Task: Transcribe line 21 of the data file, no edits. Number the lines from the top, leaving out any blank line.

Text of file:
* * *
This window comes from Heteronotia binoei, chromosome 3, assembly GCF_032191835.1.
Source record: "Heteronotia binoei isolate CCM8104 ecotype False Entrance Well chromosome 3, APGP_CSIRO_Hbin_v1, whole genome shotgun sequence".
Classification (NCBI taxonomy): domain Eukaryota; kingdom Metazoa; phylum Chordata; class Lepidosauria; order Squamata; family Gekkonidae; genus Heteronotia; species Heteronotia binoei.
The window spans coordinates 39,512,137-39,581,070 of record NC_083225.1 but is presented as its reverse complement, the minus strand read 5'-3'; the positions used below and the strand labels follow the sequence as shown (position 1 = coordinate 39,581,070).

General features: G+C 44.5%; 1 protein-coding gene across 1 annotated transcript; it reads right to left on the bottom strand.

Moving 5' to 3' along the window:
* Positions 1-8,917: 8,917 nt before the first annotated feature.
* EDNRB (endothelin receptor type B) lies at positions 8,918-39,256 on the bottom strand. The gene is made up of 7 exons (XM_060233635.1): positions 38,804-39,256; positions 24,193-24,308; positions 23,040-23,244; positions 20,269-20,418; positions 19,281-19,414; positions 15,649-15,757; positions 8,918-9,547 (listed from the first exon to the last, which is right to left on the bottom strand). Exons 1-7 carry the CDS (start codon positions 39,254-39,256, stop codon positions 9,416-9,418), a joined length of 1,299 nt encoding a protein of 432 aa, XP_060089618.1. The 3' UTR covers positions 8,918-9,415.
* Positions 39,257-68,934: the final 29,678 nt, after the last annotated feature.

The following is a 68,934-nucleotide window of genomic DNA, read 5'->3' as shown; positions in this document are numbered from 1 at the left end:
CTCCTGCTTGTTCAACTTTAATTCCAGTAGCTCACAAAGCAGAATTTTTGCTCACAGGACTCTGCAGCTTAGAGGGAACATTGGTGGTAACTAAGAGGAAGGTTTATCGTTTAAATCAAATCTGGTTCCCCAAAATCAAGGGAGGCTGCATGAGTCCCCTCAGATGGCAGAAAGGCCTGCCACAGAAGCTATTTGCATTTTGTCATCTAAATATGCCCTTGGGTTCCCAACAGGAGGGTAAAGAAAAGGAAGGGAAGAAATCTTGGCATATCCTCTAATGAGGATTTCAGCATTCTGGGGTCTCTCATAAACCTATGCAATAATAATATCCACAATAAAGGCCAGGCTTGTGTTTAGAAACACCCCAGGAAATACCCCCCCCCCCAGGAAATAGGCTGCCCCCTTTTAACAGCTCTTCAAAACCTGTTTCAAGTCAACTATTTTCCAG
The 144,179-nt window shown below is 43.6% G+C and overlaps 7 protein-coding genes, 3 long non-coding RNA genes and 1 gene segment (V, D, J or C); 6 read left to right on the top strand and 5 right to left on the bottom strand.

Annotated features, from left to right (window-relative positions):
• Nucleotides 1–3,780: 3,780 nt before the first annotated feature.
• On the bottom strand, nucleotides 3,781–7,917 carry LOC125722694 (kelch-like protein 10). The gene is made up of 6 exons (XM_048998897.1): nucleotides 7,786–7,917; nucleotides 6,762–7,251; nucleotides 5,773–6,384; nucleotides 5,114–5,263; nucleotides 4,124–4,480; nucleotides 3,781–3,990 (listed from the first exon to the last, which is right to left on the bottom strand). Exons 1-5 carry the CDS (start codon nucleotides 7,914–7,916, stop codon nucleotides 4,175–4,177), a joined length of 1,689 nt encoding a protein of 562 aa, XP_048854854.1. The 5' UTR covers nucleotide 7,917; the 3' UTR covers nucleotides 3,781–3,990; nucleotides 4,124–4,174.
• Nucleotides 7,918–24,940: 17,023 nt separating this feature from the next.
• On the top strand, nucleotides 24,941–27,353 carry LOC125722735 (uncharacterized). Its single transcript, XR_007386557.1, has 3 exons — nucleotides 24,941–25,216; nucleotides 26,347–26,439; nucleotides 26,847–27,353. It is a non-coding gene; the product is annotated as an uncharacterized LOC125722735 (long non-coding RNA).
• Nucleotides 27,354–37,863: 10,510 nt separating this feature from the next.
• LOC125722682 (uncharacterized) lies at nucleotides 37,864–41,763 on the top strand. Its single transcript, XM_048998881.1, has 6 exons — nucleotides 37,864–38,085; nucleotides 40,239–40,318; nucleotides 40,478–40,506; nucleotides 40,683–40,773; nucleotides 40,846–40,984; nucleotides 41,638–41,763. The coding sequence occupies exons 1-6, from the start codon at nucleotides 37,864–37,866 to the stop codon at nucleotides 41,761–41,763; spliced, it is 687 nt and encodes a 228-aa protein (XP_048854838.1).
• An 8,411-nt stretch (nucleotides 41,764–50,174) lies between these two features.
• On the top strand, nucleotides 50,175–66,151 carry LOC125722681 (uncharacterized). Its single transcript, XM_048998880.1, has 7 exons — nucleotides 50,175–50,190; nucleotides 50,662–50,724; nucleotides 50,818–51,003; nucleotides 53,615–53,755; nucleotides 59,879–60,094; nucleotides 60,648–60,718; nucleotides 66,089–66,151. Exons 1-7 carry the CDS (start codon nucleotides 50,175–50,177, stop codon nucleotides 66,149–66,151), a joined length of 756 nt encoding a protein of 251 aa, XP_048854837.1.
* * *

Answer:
• On the top strand, nucleotides 50,175–66,151 carry LOC125722681 (uncharacterized). Its single transcript, XM_048998880.1, has 7 exons — nucleotides 50,175–50,190; nucleotides 50,662–50,724; nucleotides 50,818–51,003; nucleotides 53,615–53,755; nucleotides 59,879–60,094; nucleotides 60,648–60,718; nucleotides 66,089–66,151. Exons 1-7 carry the CDS (start codon nucleotides 50,175–50,177, stop codon nucleotides 66,149–66,151), a joined length of 756 nt encoding a protein of 251 aa, XP_048854837.1.